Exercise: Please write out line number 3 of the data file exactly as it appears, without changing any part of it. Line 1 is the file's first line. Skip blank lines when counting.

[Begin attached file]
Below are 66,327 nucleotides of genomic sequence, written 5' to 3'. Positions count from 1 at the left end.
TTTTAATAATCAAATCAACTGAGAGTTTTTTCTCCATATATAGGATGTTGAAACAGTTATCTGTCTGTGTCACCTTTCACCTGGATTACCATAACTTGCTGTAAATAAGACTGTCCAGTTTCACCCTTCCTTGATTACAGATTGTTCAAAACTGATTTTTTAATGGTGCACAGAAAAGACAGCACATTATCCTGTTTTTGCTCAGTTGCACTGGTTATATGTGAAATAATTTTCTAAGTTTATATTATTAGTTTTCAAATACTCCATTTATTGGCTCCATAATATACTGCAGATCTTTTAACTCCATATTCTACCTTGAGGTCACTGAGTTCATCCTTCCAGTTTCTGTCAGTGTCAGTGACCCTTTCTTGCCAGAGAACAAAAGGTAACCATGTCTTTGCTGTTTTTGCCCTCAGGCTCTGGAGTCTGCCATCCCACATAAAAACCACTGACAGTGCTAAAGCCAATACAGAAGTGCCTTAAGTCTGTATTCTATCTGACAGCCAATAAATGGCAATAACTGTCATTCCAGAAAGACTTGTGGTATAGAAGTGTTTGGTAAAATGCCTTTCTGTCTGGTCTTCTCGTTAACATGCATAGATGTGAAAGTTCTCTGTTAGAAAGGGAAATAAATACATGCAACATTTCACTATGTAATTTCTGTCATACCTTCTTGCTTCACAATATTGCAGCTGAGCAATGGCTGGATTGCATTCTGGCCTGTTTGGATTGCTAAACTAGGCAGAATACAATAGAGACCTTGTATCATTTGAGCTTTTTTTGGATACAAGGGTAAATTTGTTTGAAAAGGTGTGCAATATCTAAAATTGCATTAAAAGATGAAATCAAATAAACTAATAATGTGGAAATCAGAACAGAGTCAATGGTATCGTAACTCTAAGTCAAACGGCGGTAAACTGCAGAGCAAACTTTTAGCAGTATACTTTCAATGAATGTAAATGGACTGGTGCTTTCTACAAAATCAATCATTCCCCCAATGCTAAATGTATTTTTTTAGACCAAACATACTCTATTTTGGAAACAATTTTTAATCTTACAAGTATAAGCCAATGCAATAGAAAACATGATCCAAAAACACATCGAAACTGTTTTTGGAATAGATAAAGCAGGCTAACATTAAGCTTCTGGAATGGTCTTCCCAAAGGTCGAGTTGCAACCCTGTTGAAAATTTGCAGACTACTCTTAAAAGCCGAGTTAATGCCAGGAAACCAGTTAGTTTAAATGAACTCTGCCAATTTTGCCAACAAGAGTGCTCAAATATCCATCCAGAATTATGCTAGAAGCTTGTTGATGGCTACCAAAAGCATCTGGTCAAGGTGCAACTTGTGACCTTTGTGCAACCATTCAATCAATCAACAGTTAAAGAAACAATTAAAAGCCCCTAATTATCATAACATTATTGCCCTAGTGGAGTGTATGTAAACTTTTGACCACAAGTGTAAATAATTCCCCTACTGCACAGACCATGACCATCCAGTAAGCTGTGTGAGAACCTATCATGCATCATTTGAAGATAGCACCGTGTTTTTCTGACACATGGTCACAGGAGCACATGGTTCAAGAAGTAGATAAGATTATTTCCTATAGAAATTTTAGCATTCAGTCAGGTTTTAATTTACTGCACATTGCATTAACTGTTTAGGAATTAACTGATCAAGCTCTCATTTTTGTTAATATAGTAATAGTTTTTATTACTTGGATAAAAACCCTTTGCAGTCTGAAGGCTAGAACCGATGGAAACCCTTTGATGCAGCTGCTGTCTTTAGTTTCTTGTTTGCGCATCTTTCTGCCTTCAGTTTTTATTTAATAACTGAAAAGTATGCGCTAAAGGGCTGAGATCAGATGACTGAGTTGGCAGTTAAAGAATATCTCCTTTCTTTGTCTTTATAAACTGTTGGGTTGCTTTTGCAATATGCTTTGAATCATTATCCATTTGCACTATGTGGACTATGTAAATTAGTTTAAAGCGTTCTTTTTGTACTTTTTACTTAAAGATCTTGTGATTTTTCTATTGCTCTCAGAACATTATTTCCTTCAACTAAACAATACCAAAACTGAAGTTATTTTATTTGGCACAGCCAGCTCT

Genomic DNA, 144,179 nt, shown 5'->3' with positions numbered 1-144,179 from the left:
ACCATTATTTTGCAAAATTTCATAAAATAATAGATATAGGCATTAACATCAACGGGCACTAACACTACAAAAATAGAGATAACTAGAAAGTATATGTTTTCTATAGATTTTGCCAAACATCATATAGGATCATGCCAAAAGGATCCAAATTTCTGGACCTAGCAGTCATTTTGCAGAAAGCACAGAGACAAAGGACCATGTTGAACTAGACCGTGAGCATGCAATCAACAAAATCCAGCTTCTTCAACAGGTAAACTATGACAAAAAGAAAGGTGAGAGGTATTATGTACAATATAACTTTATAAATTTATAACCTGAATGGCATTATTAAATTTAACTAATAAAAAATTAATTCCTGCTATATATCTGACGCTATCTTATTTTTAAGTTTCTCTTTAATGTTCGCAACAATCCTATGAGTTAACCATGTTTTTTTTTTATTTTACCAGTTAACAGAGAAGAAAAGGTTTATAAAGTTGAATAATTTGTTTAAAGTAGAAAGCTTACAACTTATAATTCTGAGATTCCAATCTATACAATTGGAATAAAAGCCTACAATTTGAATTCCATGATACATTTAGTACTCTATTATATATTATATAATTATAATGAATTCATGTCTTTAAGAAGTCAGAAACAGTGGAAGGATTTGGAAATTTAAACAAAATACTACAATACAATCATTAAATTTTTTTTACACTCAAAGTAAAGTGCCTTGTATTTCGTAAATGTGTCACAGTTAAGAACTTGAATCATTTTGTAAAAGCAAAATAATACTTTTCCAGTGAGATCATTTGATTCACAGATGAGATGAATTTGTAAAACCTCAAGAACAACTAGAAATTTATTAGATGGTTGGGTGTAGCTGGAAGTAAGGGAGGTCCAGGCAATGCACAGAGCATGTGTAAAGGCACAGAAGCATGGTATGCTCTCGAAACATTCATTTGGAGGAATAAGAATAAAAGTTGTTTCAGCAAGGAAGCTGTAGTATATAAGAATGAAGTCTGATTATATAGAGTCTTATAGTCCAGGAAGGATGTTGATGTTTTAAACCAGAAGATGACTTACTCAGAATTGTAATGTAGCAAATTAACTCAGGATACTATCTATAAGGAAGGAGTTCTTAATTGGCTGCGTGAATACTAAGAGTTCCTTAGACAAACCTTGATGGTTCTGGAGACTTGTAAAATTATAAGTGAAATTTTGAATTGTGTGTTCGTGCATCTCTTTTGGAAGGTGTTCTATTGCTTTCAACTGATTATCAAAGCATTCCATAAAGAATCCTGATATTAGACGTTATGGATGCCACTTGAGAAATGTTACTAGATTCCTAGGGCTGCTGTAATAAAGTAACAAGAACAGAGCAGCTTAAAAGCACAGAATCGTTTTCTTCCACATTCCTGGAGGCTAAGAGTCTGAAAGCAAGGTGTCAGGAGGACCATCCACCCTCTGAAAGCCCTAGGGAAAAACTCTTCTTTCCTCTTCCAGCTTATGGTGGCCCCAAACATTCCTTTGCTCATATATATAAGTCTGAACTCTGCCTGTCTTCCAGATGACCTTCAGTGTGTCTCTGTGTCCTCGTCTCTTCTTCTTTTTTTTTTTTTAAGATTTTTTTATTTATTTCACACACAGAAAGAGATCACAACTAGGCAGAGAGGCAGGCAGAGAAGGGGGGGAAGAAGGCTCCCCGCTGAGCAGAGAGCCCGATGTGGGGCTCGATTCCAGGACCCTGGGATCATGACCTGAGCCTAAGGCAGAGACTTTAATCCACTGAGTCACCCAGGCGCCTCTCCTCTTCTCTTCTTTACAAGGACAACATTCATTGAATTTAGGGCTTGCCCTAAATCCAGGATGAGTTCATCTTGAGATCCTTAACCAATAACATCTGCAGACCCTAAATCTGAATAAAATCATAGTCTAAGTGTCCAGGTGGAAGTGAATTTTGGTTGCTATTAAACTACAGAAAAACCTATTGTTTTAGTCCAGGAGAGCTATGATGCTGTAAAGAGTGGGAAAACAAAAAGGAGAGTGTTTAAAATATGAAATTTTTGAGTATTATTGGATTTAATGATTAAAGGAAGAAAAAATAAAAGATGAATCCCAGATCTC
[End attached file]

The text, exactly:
Genomic DNA, 144,179 nt, shown 5'->3' with positions numbered 1-144,179 from the left: